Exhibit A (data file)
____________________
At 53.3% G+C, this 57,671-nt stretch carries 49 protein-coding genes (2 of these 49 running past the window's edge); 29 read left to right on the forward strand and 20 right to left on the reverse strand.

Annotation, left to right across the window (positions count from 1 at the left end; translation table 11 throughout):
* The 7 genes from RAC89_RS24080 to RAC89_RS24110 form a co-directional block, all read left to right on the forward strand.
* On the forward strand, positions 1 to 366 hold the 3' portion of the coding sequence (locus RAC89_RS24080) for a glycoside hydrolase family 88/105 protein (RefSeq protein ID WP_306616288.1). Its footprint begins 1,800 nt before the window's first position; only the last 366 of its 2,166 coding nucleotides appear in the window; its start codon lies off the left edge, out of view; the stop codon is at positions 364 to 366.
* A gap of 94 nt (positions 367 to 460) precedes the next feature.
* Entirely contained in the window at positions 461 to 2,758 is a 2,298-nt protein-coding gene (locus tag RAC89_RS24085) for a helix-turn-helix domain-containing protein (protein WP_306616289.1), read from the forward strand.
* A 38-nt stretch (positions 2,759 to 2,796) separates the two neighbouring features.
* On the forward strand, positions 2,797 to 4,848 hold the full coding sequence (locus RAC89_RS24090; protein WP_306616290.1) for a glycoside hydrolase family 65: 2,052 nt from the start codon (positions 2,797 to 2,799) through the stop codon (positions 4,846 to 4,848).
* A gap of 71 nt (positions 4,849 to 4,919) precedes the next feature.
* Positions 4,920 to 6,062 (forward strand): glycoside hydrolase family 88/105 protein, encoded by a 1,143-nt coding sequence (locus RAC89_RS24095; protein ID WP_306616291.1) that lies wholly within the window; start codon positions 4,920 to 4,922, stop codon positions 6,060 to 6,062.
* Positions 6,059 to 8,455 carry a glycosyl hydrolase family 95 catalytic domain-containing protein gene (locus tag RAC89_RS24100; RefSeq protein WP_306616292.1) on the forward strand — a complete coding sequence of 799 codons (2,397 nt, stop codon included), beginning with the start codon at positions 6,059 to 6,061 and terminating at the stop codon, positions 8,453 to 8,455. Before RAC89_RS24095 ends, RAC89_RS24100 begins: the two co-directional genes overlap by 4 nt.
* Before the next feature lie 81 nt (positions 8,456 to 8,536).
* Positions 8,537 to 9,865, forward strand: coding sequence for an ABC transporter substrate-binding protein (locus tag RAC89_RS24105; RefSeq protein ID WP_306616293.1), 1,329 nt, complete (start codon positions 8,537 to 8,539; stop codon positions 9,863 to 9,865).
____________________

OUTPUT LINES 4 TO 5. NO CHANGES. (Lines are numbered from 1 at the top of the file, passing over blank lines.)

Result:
* On the forward strand, positions 1 to 366 hold the 3' portion of the coding sequence (locus RAC89_RS24080) for a glycoside hydrolase family 88/105 protein (RefSeq protein ID WP_306616288.1). Its footprint begins 1,800 nt before the window's first position; only the last 366 of its 2,166 coding nucleotides appear in the window; its start codon lies off the left edge, out of view; the stop codon is at positions 364 to 366.
* A gap of 94 nt (positions 367 to 460) precedes the next feature.